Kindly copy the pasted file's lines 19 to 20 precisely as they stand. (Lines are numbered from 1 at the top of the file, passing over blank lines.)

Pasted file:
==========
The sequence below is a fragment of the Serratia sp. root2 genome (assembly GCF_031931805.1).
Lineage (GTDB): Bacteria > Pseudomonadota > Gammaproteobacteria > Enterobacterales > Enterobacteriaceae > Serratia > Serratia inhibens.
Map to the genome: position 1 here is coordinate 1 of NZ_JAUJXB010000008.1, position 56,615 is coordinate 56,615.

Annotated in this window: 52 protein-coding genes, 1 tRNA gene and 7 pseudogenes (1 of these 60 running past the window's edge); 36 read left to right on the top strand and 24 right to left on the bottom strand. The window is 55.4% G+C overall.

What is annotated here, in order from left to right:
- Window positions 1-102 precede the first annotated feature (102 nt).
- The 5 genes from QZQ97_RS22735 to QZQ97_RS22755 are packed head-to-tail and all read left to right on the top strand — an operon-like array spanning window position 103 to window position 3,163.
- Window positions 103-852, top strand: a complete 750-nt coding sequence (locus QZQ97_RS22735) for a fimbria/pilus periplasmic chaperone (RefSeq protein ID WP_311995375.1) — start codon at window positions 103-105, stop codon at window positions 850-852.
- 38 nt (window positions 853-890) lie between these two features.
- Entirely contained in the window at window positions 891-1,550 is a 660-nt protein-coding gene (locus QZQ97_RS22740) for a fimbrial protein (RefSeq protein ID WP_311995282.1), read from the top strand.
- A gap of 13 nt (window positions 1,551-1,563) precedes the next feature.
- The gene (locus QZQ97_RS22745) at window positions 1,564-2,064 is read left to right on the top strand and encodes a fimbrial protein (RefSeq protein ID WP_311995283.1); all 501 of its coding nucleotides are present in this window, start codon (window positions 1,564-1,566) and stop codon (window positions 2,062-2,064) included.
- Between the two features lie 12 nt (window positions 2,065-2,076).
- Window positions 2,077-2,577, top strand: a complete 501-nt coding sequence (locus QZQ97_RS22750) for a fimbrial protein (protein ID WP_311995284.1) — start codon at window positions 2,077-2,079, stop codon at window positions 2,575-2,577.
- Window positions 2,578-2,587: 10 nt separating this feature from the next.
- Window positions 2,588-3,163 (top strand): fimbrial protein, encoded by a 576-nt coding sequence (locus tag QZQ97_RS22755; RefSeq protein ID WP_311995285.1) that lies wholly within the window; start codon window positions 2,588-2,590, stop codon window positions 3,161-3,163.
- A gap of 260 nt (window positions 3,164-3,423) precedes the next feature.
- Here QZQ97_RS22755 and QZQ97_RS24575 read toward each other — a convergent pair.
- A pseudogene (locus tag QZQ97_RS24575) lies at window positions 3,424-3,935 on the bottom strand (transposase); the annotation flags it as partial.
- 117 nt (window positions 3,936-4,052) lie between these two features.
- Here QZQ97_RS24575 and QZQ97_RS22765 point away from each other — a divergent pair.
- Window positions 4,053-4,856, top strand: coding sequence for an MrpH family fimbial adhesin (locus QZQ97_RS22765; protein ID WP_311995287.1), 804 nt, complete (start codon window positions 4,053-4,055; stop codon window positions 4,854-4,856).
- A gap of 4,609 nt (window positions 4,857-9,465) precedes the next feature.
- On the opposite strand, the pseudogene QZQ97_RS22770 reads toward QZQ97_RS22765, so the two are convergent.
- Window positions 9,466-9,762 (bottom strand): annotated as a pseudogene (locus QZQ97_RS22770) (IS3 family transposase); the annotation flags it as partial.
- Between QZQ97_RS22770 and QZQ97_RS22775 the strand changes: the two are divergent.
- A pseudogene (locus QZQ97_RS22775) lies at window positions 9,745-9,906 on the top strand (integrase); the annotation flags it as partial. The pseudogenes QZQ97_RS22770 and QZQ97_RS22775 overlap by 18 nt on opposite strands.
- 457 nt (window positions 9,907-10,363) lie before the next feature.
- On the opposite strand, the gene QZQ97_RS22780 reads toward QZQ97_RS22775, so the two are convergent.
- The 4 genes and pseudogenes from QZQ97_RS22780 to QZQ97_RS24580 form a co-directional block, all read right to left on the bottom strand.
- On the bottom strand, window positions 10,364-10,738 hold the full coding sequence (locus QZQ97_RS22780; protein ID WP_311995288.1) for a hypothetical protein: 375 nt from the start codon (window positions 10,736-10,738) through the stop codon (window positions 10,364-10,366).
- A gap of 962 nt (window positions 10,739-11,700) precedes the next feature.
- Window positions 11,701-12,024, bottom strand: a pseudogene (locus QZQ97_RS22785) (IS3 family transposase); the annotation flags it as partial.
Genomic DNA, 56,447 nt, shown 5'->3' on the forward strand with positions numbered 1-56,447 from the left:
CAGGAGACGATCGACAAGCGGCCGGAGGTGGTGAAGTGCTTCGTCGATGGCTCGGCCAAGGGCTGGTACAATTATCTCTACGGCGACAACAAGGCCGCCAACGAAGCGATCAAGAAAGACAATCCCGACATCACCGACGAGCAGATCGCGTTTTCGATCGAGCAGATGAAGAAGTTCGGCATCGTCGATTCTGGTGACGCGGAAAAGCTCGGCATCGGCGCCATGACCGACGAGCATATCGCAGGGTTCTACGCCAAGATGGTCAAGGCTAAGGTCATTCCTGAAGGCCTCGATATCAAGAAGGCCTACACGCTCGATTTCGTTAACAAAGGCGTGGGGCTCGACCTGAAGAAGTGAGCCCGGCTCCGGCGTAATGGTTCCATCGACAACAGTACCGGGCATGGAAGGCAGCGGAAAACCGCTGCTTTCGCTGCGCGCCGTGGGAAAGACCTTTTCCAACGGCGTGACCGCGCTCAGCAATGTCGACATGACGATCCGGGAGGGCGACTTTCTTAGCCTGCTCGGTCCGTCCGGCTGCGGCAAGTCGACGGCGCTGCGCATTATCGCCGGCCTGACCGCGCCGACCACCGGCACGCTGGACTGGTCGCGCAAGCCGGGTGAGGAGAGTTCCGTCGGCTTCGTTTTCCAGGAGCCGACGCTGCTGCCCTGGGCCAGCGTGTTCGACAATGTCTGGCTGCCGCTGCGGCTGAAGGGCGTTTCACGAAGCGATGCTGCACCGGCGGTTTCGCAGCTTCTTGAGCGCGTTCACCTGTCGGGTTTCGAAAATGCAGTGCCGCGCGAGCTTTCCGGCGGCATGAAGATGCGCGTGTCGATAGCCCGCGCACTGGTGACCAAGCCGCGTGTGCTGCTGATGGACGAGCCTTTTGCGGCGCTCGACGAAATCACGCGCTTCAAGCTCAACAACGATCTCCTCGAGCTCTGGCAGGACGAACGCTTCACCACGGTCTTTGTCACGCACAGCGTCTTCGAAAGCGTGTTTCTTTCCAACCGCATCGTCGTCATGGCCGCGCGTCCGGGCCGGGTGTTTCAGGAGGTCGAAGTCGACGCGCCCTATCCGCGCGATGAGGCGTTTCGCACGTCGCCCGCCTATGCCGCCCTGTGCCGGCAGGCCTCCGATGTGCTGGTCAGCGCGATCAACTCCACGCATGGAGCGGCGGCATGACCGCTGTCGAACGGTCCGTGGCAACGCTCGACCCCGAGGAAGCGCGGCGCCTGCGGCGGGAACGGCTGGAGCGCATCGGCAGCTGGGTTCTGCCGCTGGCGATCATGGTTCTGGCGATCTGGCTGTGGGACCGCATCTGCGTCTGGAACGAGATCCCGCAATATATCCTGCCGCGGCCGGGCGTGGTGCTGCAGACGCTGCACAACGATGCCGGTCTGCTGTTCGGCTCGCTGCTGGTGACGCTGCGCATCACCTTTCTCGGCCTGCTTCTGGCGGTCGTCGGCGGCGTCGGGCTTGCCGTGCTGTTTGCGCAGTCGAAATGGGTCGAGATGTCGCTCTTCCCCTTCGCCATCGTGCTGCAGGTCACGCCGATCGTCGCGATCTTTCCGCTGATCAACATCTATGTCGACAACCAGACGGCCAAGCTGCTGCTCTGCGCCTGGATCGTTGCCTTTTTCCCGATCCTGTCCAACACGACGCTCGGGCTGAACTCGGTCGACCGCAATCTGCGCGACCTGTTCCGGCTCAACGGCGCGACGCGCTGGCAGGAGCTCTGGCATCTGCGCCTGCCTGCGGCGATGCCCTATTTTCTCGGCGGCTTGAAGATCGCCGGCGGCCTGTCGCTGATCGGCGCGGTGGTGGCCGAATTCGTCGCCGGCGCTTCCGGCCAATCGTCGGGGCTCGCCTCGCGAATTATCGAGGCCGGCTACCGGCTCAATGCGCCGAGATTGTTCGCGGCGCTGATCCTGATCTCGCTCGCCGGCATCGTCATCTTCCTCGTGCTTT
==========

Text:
- A pseudogene (locus tag QZQ97_RS24575) lies at window positions 3,424-3,935 on the bottom strand (transposase); the annotation flags it as partial.
- 117 nt (window positions 3,936-4,052) lie between these two features.